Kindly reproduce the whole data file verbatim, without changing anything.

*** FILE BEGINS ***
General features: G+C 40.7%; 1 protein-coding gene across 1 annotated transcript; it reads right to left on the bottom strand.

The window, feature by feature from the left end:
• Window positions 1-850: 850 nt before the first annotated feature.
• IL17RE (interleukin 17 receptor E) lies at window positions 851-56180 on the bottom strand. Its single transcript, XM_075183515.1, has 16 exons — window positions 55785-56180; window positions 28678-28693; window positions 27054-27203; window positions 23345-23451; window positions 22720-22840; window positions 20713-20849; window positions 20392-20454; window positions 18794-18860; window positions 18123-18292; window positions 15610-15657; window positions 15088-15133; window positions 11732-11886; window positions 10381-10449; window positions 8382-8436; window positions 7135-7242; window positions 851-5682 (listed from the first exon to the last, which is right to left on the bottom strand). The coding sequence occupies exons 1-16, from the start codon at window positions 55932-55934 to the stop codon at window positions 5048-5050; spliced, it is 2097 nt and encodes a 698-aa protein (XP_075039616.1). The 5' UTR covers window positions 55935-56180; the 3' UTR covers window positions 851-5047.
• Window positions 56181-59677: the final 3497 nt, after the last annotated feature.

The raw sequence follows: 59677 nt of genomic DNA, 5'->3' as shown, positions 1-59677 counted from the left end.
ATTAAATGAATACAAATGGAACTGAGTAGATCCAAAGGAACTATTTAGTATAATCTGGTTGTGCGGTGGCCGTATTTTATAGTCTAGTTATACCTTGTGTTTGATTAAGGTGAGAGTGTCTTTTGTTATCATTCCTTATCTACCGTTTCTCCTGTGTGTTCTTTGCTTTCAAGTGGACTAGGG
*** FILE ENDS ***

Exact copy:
General features: G+C 40.7%; 1 protein-coding gene across 1 annotated transcript; it reads right to left on the bottom strand.

The window, feature by feature from the left end:
• Window positions 1-850: 850 nt before the first annotated feature.
• IL17RE (interleukin 17 receptor E) lies at window positions 851-56180 on the bottom strand. Its single transcript, XM_075183515.1, has 16 exons — window positions 55785-56180; window positions 28678-28693; window positions 27054-27203; window positions 23345-23451; window positions 22720-22840; window positions 20713-20849; window positions 20392-20454; window positions 18794-18860; window positions 18123-18292; window positions 15610-15657; window positions 15088-15133; window positions 11732-11886; window positions 10381-10449; window positions 8382-8436; window positions 7135-7242; window positions 851-5682 (listed from the first exon to the last, which is right to left on the bottom strand). The coding sequence occupies exons 1-16, from the start codon at window positions 55932-55934 to the stop codon at window positions 5048-5050; spliced, it is 2097 nt and encodes a 698-aa protein (XP_075039616.1). The 5' UTR covers window positions 55935-56180; the 3' UTR covers window positions 851-5047.
• Window positions 56181-59677: the final 3497 nt, after the last annotated feature.

The raw sequence follows: 59677 nt of genomic DNA, 5'->3' as shown, positions 1-59677 counted from the left end.
ATTAAATGAATACAAATGGAACTGAGTAGATCCAAAGGAACTATTTAGTATAATCTGGTTGTGCGGTGGCCGTATTTTATAGTCTAGTTATACCTTGTGTTTGATTAAGGTGAGAGTGTCTTTTGTTATCATTCCTTATCTACCGTTTCTCCTGTGTGTTCTTTGCTTTCAAGTGGACTAGGG